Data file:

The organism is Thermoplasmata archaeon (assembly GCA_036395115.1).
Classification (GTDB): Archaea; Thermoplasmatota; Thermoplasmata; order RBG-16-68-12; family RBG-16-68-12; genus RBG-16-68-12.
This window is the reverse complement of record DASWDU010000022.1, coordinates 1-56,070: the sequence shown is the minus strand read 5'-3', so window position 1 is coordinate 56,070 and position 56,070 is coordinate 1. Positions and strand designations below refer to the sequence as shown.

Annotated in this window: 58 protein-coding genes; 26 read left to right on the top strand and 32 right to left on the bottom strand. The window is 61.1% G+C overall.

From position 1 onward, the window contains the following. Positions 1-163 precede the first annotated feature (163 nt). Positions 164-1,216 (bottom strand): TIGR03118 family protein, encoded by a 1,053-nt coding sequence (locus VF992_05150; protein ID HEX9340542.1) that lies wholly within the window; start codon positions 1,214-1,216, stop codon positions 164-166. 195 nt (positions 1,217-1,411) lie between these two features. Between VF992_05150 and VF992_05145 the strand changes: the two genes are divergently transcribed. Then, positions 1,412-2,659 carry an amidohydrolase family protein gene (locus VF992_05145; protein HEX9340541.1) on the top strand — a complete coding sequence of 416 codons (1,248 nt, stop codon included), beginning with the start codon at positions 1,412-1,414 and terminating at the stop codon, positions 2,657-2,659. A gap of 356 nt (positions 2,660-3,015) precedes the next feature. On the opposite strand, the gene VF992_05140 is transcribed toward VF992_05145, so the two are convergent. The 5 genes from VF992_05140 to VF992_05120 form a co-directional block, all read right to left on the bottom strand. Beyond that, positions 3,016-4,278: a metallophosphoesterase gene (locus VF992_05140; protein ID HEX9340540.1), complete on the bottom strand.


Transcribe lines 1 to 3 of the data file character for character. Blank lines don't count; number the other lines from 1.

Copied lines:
The organism is Thermoplasmata archaeon (assembly GCA_036395115.1).
Classification (GTDB): Archaea; Thermoplasmatota; Thermoplasmata; order RBG-16-68-12; family RBG-16-68-12; genus RBG-16-68-12.
This window is the reverse complement of record DASWDU010000022.1, coordinates 1-56,070: the sequence shown is the minus strand read 5'-3', so window position 1 is coordinate 56,070 and position 56,070 is coordinate 1. Positions and strand designations below refer to the sequence as shown.